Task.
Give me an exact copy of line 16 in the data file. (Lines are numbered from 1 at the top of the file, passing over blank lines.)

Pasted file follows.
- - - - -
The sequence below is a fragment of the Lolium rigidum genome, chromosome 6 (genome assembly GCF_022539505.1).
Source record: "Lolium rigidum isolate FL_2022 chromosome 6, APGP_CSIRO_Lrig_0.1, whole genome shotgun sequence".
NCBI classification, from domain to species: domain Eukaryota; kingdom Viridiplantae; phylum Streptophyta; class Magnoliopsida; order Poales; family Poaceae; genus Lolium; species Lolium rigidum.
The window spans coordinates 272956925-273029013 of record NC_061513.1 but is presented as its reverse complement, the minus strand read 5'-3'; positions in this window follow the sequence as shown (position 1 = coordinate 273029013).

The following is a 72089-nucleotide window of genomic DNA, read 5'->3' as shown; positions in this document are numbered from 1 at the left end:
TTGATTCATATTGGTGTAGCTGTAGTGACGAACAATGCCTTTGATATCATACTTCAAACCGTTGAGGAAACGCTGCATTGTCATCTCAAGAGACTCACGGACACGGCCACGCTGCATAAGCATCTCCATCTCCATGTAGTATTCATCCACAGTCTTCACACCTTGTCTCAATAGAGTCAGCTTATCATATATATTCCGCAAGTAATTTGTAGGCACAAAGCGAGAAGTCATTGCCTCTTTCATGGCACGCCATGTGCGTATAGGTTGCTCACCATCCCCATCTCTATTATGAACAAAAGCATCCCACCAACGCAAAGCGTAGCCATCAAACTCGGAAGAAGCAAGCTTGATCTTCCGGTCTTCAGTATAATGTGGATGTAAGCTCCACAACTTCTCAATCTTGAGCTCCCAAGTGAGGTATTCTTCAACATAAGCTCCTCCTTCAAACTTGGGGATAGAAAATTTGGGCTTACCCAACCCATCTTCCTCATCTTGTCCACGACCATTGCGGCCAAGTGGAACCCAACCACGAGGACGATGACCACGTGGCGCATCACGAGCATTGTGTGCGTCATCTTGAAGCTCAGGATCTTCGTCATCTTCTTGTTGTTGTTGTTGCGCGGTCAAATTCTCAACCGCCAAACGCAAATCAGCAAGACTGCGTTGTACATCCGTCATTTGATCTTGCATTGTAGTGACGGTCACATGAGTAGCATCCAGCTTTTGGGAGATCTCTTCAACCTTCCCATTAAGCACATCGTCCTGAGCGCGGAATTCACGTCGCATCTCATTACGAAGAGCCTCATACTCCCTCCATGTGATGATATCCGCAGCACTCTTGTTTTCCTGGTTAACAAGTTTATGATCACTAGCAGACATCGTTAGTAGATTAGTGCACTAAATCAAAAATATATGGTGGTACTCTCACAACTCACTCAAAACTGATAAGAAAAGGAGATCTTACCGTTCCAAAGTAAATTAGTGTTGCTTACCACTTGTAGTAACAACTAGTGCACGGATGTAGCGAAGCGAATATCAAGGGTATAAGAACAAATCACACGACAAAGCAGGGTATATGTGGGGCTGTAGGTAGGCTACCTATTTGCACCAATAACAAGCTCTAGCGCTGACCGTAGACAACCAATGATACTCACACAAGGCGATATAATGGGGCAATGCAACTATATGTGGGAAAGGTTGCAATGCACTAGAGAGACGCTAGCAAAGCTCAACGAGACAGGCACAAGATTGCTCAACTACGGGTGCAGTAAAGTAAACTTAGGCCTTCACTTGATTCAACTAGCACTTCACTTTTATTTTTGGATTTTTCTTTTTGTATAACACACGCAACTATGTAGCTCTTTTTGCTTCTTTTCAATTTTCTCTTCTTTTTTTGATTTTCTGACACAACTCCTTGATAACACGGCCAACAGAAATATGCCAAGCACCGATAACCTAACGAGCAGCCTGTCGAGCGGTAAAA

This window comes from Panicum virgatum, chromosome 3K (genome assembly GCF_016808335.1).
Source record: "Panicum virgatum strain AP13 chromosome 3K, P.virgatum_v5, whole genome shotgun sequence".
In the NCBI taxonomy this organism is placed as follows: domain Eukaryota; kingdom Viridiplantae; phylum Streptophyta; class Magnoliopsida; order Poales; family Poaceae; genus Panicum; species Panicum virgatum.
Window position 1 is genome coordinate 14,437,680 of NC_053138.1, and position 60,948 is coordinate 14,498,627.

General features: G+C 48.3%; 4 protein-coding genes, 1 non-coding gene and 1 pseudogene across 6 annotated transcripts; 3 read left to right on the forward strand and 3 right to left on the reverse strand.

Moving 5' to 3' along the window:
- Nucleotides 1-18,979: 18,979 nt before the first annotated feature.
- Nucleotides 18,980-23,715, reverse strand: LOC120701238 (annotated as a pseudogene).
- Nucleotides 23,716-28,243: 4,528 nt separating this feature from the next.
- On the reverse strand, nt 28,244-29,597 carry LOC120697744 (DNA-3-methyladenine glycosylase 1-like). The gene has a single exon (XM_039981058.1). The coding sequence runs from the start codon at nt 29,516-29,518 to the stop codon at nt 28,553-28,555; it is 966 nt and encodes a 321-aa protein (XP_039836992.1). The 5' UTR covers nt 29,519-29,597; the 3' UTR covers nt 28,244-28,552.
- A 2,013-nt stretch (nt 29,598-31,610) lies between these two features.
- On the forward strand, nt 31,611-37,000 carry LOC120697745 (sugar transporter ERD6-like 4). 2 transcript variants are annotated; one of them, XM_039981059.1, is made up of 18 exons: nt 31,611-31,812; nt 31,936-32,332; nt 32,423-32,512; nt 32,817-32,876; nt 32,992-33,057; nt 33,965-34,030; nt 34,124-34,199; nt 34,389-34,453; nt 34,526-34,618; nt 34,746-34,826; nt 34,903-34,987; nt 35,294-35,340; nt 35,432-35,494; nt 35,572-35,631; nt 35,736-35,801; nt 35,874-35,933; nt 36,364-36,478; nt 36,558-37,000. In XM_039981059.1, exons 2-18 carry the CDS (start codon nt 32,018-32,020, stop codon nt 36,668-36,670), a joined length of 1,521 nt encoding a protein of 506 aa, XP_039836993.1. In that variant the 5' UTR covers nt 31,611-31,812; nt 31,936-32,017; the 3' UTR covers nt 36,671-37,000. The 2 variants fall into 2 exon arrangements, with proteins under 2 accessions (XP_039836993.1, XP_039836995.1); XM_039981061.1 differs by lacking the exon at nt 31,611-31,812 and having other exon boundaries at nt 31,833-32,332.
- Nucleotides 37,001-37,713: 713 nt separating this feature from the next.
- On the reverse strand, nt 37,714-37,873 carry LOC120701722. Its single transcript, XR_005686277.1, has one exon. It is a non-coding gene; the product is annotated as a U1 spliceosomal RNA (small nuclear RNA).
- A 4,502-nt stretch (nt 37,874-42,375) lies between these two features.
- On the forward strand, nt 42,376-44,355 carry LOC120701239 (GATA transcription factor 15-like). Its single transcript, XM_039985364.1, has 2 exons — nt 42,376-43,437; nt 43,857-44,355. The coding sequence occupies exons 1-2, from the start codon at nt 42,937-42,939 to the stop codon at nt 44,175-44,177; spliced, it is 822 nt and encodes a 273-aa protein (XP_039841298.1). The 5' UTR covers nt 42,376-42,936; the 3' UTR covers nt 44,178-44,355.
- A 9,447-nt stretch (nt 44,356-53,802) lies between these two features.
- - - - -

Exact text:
- On the reverse strand, nt 28,244-29,597 carry LOC120697744 (DNA-3-methyladenine glycosylase 1-like). The gene has a single exon (XM_039981058.1). The coding sequence runs from the start codon at nt 29,516-29,518 to the stop codon at nt 28,553-28,555; it is 966 nt and encodes a 321-aa protein (XP_039836992.1). The 5' UTR covers nt 29,519-29,597; the 3' UTR covers nt 28,244-28,552.